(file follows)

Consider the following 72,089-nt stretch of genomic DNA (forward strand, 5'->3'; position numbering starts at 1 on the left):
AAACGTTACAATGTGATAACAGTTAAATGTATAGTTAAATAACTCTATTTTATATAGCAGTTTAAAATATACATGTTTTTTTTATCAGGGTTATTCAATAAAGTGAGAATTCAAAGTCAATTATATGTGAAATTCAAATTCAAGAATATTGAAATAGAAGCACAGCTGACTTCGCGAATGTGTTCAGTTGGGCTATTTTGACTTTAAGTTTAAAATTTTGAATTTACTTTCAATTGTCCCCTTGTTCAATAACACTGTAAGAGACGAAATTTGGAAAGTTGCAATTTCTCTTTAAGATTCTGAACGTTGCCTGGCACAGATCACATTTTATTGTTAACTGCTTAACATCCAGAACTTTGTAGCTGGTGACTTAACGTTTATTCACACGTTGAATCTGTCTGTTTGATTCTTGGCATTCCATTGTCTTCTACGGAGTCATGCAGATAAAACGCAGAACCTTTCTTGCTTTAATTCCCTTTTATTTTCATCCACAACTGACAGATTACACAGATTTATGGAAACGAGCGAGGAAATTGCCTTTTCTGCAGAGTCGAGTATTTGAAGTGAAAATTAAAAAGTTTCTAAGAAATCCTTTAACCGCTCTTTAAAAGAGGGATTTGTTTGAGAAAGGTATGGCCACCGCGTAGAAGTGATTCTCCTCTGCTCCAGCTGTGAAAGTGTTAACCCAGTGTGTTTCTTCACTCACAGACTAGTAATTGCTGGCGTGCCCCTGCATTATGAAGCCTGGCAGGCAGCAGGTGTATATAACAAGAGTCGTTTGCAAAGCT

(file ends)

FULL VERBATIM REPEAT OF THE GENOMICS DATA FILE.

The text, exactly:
Consider the following 72,089-nt stretch of genomic DNA (forward strand, 5'->3'; position numbering starts at 1 on the left):
AAACGTTACAATGTGATAACAGTTAAATGTATAGTTAAATAACTCTATTTTATATAGCAGTTTAAAATATACATGTTTTTTTTATCAGGGTTATTCAATAAAGTGAGAATTCAAAGTCAATTATATGTGAAATTCAAATTCAAGAATATTGAAATAGAAGCACAGCTGACTTCGCGAATGTGTTCAGTTGGGCTATTTTGACTTTAAGTTTAAAATTTTGAATTTACTTTCAATTGTCCCCTTGTTCAATAACACTGTAAGAGACGAAATTTGGAAAGTTGCAATTTCTCTTTAAGATTCTGAACGTTGCCTGGCACAGATCACATTTTATTGTTAACTGCTTAACATCCAGAACTTTGTAGCTGGTGACTTAACGTTTATTCACACGTTGAATCTGTCTGTTTGATTCTTGGCATTCCATTGTCTTCTACGGAGTCATGCAGATAAAACGCAGAACCTTTCTTGCTTTAATTCCCTTTTATTTTCATCCACAACTGACAGATTACACAGATTTATGGAAACGAGCGAGGAAATTGCCTTTTCTGCAGAGTCGAGTATTTGAAGTGAAAATTAAAAAGTTTCTAAGAAATCCTTTAACCGCTCTTTAAAAGAGGGATTTGTTTGAGAAAGGTATGGCCACCGCGTAGAAGTGATTCTCCTCTGCTCCAGCTGTGAAAGTGTTAACCCAGTGTGTTTCTTCACTCACAGACTAGTAATTGCTGGCGTGCCCCTGCATTATGAAGCCTGGCAGGCAGCAGGTGTATATAACAAGAGTCGTTTGCAAAGCT